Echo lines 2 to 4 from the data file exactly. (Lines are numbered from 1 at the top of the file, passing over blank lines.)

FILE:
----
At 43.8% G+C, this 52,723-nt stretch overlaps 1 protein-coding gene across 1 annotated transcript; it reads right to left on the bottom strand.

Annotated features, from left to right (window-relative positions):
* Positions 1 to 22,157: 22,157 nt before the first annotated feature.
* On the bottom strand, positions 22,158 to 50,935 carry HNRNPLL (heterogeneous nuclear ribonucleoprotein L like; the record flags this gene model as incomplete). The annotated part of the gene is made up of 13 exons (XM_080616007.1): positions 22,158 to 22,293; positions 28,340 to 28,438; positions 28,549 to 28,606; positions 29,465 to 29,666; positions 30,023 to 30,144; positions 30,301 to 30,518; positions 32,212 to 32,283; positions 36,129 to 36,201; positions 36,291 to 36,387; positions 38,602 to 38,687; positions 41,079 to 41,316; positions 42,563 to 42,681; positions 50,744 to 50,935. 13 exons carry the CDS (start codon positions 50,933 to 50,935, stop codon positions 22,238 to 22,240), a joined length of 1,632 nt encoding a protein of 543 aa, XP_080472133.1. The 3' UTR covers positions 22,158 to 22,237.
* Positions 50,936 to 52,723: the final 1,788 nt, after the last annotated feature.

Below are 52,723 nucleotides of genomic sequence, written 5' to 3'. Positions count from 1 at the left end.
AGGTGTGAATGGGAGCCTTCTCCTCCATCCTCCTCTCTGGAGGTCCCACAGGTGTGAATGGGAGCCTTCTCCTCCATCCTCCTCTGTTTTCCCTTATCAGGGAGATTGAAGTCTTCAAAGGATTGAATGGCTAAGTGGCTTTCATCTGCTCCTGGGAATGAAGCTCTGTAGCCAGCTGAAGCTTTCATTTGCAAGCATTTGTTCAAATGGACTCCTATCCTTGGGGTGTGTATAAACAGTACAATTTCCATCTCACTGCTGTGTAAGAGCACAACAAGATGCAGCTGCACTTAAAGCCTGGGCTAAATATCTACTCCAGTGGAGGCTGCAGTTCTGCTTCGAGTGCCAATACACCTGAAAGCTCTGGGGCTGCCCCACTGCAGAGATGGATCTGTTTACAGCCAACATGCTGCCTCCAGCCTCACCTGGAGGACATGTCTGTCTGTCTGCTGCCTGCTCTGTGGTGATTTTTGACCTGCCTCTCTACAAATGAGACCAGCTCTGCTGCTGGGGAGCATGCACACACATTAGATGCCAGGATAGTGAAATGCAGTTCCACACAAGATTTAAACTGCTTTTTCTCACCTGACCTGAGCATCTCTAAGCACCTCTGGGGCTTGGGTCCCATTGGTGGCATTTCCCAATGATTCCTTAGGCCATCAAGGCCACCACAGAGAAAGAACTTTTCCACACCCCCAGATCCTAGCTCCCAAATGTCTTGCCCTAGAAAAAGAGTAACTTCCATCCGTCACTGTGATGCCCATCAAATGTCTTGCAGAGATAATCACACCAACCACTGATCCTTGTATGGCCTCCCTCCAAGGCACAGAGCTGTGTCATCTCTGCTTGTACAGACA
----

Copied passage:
Annotated features, from left to right (window-relative positions):
* Positions 1 to 22,157: 22,157 nt before the first annotated feature.
* On the bottom strand, positions 22,158 to 50,935 carry HNRNPLL (heterogeneous nuclear ribonucleoprotein L like; the record flags this gene model as incomplete). The annotated part of the gene is made up of 13 exons (XM_080616007.1): positions 22,158 to 22,293; positions 28,340 to 28,438; positions 28,549 to 28,606; positions 29,465 to 29,666; positions 30,023 to 30,144; positions 30,301 to 30,518; positions 32,212 to 32,283; positions 36,129 to 36,201; positions 36,291 to 36,387; positions 38,602 to 38,687; positions 41,079 to 41,316; positions 42,563 to 42,681; positions 50,744 to 50,935. 13 exons carry the CDS (start codon positions 50,933 to 50,935, stop codon positions 22,238 to 22,240), a joined length of 1,632 nt encoding a protein of 543 aa, XP_080472133.1. The 3' UTR covers positions 22,158 to 22,237.